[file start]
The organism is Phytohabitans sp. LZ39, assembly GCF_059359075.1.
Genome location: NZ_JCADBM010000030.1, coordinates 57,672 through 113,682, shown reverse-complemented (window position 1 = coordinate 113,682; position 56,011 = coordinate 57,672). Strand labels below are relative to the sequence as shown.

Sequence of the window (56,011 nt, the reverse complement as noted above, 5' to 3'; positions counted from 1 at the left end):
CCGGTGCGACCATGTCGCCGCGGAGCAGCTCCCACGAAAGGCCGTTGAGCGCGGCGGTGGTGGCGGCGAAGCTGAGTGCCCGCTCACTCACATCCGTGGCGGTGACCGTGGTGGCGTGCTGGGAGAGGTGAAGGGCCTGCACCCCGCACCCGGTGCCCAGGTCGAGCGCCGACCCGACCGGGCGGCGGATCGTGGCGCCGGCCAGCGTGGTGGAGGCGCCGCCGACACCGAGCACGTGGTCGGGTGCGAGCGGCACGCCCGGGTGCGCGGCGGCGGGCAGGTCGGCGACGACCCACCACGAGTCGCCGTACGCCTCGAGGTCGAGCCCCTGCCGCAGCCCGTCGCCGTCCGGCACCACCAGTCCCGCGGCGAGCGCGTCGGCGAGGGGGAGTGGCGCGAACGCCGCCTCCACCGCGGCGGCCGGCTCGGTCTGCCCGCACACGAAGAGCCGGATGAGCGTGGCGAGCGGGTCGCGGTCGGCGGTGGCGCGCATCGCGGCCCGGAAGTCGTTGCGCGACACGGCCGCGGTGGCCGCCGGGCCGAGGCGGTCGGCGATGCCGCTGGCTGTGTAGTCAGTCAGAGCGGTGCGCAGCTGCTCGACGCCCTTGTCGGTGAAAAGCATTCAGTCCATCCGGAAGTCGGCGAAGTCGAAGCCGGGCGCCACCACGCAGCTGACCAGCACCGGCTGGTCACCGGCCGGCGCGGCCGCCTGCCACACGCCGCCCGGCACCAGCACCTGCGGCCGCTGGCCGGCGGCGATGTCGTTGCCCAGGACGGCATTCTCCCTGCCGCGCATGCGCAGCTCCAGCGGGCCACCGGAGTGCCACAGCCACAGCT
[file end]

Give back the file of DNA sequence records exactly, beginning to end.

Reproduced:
The organism is Phytohabitans sp. LZ39, assembly GCF_059359075.1.
Genome location: NZ_JCADBM010000030.1, coordinates 57,672 through 113,682, shown reverse-complemented (window position 1 = coordinate 113,682; position 56,011 = coordinate 57,672). Strand labels below are relative to the sequence as shown.

Sequence of the window (56,011 nt, the reverse complement as noted above, 5' to 3'; positions counted from 1 at the left end):
CCGGTGCGACCATGTCGCCGCGGAGCAGCTCCCACGAAAGGCCGTTGAGCGCGGCGGTGGTGGCGGCGAAGCTGAGTGCCCGCTCACTCACATCCGTGGCGGTGACCGTGGTGGCGTGCTGGGAGAGGTGAAGGGCCTGCACCCCGCACCCGGTGCCCAGGTCGAGCGCCGACCCGACCGGGCGGCGGATCGTGGCGCCGGCCAGCGTGGTGGAGGCGCCGCCGACACCGAGCACGTGGTCGGGTGCGAGCGGCACGCCCGGGTGCGCGGCGGCGGGCAGGTCGGCGACGACCCACCACGAGTCGCCGTACGCCTCGAGGTCGAGCCCCTGCCGCAGCCCGTCGCCGTCCGGCACCACCAGTCCCGCGGCGAGCGCGTCGGCGAGGGGGAGTGGCGCGAACGCCGCCTCCACCGCGGCGGCCGGCTCGGTCTGCCCGCACACGAAGAGCCGGATGAGCGTGGCGAGCGGGTCGCGGTCGGCGGTGGCGCGCATCGCGGCCCGGAAGTCGTTGCGCGACACGGCCGCGGTGGCCGCCGGGCCGAGGCGGTCGGCGATGCCGCTGGCTGTGTAGTCAGTCAGAGCGGTGCGCAGCTGCTCGACGCCCTTGTCGGTGAAAAGCATTCAGTCCATCCGGAAGTCGGCGAAGTCGAAGCCGGGCGCCACCACGCAGCTGACCAGCACCGGCTGGTCACCGGCCGGCGCGGCCGCCTGCCACACGCCGCCCGGCACCAGCACCTGCGGCCGCTGGCCGGCGGCGATGTCGTTGCCCAGGACGGCATTCTCCCTGCCGCGCATGCGCAGCTCCAGCGGGCCACCGGAGTGCCACAGCCACAGCT